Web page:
Good, But Can You Do Better?

Words are powerful, especially the ones that you find as unimportant or insignificant. Someone saying hi, asking about their day, or remembering a small details about their lives is sometimes all it take make an impact on a person. As teachers, we all have that story of at least one student who you made a deep connection with even though you didn't realize it. It wasn't until the recent GAFE Summit in Bakersfield that I realize there is another statement that is influential to students: 'Good job'. Now, I don't mean this in a students-need-to-hear-positive-reinforcement kind of way. While positive comments are necessary, Brian Hamm, the keynote speaker, challenged me to reevaluate the kind of feedback that I give my students and myself.

As Hamm was getting us attendees of his session ready to experience design thinking, he discussed the significance between 'good job' and 'good start.' Obviously, 'good job' implies that the task the person has been set to do has been completed adequately and they can then move onto the next job. 'Good start', on the other hand, implies that the work done so far on the task is adequate, but improvements can still be made until the job is finished.

I can't tell you how many times I have told students 'Good job!' or 'Great job!' While I may have provided some additional feedback for the ways they could improve their work, students typically never put this feedback into effect because their work was done; the assignment was completed and graded and its on to the new task. I know that at my previous school if I had told students 'good start' on their final product, then it would have caused a mass panic that the work they did was incomplete. Most of that has to do with the fact that the culture at my previous school was not centered around PBL or Design Thinking, but content benchmarks. As a result, the reaction to 'good start' shows the improvements that needed to be made.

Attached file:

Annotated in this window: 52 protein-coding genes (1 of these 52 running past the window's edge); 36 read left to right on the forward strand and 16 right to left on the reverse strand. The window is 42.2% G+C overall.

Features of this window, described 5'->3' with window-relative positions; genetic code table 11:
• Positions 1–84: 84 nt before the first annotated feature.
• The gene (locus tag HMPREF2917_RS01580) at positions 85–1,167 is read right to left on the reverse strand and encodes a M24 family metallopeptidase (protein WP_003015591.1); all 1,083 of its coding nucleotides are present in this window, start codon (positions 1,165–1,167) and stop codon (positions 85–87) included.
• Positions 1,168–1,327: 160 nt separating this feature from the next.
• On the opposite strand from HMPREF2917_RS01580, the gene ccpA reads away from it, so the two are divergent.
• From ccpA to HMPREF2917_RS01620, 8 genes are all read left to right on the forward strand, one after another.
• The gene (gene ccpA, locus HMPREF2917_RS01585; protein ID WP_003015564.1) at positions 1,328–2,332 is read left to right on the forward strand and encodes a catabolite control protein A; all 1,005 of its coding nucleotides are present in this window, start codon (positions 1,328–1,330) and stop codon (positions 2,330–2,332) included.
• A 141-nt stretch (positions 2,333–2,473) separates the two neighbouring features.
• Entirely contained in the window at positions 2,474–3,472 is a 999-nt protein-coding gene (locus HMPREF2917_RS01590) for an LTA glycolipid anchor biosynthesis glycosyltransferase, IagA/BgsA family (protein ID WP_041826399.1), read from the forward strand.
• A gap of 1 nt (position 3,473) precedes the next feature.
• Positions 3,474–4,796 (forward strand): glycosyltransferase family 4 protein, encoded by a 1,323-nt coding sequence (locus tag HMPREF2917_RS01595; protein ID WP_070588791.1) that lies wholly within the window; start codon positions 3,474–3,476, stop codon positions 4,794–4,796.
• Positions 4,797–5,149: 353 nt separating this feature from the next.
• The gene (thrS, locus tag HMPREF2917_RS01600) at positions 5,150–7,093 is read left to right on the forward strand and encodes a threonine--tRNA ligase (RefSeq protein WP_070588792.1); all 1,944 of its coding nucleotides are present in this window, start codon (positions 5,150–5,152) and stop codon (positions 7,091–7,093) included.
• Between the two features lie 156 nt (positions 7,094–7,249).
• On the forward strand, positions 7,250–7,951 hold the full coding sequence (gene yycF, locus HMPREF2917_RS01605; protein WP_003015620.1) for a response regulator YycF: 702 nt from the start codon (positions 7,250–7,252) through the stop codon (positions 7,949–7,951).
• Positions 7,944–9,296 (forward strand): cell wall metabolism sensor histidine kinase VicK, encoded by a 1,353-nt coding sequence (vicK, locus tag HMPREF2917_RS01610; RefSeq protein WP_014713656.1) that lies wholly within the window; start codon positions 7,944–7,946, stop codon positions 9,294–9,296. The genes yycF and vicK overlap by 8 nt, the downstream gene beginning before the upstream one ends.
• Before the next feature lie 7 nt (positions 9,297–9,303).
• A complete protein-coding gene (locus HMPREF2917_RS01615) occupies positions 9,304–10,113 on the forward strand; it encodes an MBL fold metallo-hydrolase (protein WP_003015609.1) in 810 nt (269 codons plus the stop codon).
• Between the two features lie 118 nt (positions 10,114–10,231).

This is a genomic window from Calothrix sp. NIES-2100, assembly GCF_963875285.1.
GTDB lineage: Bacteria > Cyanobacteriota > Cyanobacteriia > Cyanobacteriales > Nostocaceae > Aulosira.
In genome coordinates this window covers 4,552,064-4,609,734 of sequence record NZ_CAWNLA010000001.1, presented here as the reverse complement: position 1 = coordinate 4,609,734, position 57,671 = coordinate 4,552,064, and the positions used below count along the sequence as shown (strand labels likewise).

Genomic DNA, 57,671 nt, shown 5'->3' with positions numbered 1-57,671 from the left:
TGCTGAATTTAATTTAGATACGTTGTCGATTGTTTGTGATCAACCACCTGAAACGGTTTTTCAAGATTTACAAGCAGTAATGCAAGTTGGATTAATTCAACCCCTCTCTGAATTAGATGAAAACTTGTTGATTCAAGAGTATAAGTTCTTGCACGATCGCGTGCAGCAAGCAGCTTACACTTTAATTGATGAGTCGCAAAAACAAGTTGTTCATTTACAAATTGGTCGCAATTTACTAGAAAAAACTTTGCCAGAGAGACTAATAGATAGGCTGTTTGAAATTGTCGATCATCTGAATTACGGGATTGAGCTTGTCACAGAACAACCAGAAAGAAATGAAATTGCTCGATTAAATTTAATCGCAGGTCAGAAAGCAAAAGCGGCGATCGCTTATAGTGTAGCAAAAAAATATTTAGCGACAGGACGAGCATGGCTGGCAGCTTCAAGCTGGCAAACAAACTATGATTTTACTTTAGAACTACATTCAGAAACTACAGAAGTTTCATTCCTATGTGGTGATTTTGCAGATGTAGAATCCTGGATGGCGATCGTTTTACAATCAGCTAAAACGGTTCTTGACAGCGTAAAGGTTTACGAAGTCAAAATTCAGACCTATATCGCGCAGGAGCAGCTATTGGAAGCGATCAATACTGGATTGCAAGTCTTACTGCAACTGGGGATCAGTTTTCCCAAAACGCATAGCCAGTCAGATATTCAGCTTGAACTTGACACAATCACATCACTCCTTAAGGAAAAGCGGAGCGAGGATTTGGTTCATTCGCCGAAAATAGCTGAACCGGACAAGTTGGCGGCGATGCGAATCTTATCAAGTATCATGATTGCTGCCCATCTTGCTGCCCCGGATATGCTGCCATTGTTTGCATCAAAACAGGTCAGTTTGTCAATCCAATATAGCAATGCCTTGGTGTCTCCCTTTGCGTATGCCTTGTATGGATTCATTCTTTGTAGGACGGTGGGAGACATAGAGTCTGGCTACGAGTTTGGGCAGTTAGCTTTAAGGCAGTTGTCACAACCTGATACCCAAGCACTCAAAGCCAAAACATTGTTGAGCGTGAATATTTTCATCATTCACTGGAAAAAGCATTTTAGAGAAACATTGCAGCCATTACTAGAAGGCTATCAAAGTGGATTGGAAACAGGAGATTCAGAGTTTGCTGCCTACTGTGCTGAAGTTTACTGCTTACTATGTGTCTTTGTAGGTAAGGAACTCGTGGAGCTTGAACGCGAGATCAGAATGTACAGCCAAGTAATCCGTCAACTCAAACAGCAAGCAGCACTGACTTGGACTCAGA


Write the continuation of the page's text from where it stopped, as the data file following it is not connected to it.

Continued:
But at Minarets, we are not restrained by content benchmarks or pacing guides. Instead, we are a project-based learning school where students are encouraged to fail and adjust until they succeed. Yet even in this environment, I still feel as though I allow 'good job' to be a usable statement in my classroom. I've found that giving the students distant deadlines lessens the accountability that is needed for PBL to be successful but then some students struggle to meet the smaller deadlines and save their work until the very end, not allowing for improvements and growth. So in the end, I'm left with products instead of protoypes, as Brian Hamm described.

Reflecting on the projects I have done so far, I feel that the problem may lie in the fact that many of them have not had authentic audiences. While students have already created some incredible things, many of the projects have been geared towards the class rather than an authentic audience. If a real 'consumer' audience was made then maybe students would improve their turn in rates, which would allow for more growth. In fact, this authentic audience is a key point in PBL and Design Thinking but one I have struggled adopting mostly because of lack of time. Yet this is essential to be able to tell students "good start" instead of "good job".

As always, GAFE Summit left me reevaluating myself and my classroom. I would have never thought that one word could make such a difference.


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